Quality Management and Job Quality: How the ISO 9001 Standard for Quality Management Systems Affects Employees and Employers

by David I. Levine & Michael W. Toffel

Overview — Nearly 900,000 organizations in 170 countries have adopted the ISO 9001 Quality Management System standard. This is a remarkable figure given the lack of rigorous evidence regarding how the standard actually affects organizational practices and performance. Proponents claim that quality programs such as ISO 9001 improve both management practices and production processes, and that these improvements, in turn, will increase both sales and employment. Documenting and training proper work practices can also reduce potentially dangerous "work arounds," and thus could reduce the risk of workplace accidents and injuries. Some critics, on the other hand, point to the potential for quality programs such as ISO 9001 to be detrimental to employees by documenting work practices, resulting in routinization that may reduce skill requirements and increase repetitive motion injuries. This paper reports the first large-scale evaluation of how ISO 9001 affects workers, focusing in particular on employment, total payroll, average annual earnings, and workplace health and safety. Key concepts include:

  • Companies that adopt ISO 9001 subsequently grow faster in sales, employment, payroll, and average annual earnings than a matched control group. ISO 9001 adopters are also more likely to remain in business.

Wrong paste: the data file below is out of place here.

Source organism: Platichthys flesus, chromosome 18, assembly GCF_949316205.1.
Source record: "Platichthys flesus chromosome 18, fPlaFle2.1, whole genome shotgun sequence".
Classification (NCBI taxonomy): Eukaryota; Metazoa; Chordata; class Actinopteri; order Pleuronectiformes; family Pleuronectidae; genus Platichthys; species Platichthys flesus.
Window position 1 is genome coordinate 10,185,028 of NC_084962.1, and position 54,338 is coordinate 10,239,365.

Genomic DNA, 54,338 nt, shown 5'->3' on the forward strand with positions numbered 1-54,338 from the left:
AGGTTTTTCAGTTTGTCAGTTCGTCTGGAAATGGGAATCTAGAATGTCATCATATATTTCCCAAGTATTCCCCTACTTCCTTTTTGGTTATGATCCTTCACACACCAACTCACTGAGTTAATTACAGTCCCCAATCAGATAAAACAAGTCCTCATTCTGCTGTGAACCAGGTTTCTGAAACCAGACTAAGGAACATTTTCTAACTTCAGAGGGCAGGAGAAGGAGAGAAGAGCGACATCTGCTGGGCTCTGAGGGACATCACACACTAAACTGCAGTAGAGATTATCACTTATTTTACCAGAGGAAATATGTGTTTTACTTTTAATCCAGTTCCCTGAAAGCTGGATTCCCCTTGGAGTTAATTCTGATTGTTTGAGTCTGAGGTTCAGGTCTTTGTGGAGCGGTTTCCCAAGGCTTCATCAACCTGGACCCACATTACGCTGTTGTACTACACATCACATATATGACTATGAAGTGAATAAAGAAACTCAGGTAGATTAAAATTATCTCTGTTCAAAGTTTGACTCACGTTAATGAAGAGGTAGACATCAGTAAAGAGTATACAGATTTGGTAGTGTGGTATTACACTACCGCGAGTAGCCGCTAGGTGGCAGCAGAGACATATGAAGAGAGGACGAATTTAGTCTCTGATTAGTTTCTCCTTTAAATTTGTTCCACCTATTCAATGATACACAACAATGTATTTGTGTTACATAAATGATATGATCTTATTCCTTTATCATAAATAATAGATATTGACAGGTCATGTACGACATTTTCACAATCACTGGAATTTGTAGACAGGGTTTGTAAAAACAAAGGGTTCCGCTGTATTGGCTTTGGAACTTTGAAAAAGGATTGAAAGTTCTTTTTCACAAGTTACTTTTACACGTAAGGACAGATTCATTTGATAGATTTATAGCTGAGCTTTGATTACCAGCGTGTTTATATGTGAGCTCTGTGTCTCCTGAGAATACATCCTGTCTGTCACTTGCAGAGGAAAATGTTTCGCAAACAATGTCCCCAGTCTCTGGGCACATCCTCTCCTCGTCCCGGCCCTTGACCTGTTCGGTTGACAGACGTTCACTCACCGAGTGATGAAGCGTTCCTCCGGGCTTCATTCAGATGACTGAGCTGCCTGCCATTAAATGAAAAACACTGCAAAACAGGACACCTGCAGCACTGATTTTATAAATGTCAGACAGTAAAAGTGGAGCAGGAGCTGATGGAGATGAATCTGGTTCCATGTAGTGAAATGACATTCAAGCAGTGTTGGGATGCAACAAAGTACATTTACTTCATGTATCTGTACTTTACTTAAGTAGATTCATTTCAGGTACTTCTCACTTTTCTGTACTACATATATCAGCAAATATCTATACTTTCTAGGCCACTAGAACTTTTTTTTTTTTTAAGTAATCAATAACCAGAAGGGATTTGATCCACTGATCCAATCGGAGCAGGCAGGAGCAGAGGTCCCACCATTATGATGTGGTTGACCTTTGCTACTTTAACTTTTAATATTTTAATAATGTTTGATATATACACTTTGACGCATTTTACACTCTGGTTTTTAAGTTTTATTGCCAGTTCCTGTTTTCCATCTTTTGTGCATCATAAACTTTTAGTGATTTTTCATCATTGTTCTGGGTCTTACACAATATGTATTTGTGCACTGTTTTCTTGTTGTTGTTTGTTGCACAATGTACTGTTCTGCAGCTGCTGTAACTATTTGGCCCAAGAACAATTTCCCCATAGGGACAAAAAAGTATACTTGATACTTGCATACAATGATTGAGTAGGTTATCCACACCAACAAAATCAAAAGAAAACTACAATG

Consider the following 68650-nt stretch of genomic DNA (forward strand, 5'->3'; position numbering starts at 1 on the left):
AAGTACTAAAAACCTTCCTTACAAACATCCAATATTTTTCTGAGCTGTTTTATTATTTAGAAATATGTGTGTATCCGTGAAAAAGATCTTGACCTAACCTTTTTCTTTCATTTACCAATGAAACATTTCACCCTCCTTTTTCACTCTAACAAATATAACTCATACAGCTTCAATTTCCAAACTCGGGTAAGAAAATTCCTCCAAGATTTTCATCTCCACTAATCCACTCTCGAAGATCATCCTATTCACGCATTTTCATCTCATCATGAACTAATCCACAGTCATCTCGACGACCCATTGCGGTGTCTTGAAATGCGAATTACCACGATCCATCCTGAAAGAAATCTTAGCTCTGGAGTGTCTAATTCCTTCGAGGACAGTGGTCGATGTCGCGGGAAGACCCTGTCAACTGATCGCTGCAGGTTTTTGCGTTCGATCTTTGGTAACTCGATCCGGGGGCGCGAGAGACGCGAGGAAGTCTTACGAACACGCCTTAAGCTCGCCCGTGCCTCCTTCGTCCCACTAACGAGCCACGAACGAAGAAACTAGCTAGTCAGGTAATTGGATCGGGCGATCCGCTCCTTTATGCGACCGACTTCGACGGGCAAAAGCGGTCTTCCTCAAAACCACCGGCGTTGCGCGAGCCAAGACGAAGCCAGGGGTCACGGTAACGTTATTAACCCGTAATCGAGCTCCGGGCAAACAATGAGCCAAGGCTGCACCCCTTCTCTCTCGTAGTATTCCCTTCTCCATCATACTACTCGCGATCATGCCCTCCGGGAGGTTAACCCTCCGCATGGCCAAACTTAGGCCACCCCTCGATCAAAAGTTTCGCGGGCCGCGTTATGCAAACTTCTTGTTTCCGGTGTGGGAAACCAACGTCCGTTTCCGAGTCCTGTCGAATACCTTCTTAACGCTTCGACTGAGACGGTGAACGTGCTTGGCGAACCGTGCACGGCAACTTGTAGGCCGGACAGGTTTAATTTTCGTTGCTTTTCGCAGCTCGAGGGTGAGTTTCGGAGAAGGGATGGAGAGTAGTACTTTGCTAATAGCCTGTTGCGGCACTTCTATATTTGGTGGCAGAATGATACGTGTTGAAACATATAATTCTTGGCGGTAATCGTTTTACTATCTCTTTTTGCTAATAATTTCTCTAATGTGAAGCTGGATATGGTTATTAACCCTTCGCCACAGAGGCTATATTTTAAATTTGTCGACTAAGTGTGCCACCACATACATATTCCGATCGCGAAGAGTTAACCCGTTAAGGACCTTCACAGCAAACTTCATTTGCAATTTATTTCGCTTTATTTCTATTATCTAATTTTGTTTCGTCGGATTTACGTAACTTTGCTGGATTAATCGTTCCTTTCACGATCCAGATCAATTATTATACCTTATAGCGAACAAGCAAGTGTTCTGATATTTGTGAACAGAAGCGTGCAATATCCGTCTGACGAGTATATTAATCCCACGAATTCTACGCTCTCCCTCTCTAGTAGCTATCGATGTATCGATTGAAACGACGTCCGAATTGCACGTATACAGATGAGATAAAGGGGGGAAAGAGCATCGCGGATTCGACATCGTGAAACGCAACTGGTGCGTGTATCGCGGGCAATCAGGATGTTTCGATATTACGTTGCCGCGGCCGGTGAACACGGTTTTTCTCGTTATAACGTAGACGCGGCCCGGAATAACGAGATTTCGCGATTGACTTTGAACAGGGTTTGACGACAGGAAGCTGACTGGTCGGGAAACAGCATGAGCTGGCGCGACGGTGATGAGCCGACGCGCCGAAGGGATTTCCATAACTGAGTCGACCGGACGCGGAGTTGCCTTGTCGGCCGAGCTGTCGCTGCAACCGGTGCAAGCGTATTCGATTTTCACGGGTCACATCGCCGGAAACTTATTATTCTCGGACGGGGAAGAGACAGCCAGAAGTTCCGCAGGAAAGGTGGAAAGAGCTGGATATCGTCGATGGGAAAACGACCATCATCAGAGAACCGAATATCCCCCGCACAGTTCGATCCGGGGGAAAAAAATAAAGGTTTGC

• ISO 9000 adopters subsequently become more likely to report zero injuries eligible for workers' compensation. However, there is no evidence that a firm's total or average injury costs improved or worsened subsequent to adoption.

Author Abstract

Several studies have examined how the ISO 9001 Quality Management System standard affects organizational outcomes such as profits. This is the first large-scale study to examine its effects on employee outcomes such as employment, earnings, and health and safety. We analyzed a matched sample of nearly 1,000 companies in California. ISO 9001 adopters subsequently had far lower organizational death rates than a matched control group of non-adopters. Among surviving employers, ISO adopters realized higher rates of growth of sales, employment, payroll, and average annual earnings. Injury rates also declined slightly at ISO 9001 adopters, although total injury costs did not. These results have implications for organizational theory, managers, and public policy.

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